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Schizophrenia and affective psychoses are severe and prevalent psychiatric disorders described in all cultures and populations. Whether these functional psychoses are two distinct disorders, or are closely related in aetiology, has been debated in the literature during the last century.1–4
Several studies have suggested that schizophrenia and bipolar disorder are on a continuum of liability. Psychopathological dimensions and psychiatric symptoms shared by both groups of patients would be compatible with this overlap.5 Likewise, other risk factors, such as cerebral ventricle enlargement,6 markers of prenatal suffering,7 or life events,8 have been described in both mental disorders. Recent molecular linkage studies have suggested the possible existence of shared disease loci for both disorders.9 Of special interest are the family studies showing that first degree relatives of bipolar patients have a three times increased risk for schizophrenia compared with first degree relatives of controls.10,11 These data suggest the presence of a common genetic risk background in both disorders. However, it should be noted that other family studies have not been able to replicate these latter results.12,13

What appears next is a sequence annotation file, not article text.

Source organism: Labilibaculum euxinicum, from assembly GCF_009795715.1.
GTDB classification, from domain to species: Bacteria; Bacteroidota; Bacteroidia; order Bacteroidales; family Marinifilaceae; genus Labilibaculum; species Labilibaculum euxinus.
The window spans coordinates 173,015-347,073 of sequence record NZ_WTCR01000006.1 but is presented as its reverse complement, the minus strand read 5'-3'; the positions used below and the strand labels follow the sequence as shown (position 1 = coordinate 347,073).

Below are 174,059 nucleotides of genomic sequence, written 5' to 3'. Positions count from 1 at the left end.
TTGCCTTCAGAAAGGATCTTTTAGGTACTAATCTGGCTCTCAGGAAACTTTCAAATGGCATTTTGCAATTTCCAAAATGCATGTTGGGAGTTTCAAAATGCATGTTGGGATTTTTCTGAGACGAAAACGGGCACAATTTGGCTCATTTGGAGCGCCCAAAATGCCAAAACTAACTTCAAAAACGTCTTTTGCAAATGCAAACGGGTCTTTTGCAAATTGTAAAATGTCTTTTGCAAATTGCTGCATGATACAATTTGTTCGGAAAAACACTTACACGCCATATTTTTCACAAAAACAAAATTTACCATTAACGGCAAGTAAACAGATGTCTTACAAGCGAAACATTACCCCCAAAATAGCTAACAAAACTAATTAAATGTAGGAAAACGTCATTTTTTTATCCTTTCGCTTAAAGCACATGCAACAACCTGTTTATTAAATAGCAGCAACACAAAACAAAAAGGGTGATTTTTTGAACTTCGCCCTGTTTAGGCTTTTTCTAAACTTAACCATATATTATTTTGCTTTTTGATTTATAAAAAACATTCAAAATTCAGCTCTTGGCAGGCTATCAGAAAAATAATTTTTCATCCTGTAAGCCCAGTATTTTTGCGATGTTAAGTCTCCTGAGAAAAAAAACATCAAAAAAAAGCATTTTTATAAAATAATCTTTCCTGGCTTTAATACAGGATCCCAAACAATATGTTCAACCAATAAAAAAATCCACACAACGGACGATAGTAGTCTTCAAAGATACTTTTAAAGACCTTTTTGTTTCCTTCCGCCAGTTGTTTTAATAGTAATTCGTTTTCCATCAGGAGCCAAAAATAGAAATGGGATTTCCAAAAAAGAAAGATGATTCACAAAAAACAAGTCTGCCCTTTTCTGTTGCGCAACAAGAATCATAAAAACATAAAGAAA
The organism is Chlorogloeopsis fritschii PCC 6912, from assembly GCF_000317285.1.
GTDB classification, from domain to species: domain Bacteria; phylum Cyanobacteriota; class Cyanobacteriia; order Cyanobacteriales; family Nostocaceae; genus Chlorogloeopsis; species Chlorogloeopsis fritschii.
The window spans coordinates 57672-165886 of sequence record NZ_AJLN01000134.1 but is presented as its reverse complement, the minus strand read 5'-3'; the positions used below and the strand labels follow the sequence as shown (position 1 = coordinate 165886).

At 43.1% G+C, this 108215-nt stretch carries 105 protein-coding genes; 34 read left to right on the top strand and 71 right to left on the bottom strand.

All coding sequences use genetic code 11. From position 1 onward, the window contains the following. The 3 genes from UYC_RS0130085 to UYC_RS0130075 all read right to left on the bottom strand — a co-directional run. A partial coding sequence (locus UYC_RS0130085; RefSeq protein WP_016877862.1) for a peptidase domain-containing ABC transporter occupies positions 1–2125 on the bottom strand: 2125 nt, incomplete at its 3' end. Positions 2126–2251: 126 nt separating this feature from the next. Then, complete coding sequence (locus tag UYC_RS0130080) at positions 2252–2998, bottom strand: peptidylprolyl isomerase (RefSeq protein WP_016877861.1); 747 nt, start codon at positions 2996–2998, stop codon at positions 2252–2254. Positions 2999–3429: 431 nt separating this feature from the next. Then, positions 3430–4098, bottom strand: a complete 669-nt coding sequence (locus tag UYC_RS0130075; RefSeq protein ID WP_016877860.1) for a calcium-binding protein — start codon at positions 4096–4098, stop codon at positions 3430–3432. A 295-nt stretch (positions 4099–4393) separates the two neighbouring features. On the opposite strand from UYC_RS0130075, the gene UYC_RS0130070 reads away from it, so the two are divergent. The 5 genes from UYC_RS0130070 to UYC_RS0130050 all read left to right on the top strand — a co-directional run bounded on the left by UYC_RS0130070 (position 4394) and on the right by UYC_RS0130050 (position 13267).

Over the last decade, several studies have reported an imbalance in pro-inflammatory/anti-inflammatory cytokines or their soluble receptors level in plasma or cerebrospinal fluid of schizophrenic and bipolar disorder patients.14,15 These results have been replicated by recent studies in both diagnostic groups.16,17
Genes coding for some of these cytokines are located on the IL-1 cluster within chromosome 2q13. This cluster contains nine genes of the IL-1 family of cytokines (IL-1A, IL-1B, IL-1RN, and IL-1F5–F10).18 Several polymorphic variants of these genes have been associated with human diseases.19
The IL-1β gene (IL-1B) consists of seven exons with an extension of 7 kb and codes for a precursor form (proIL-1β) …
This study was supported by a grant from Fundació “La Caixa” (99-111-000).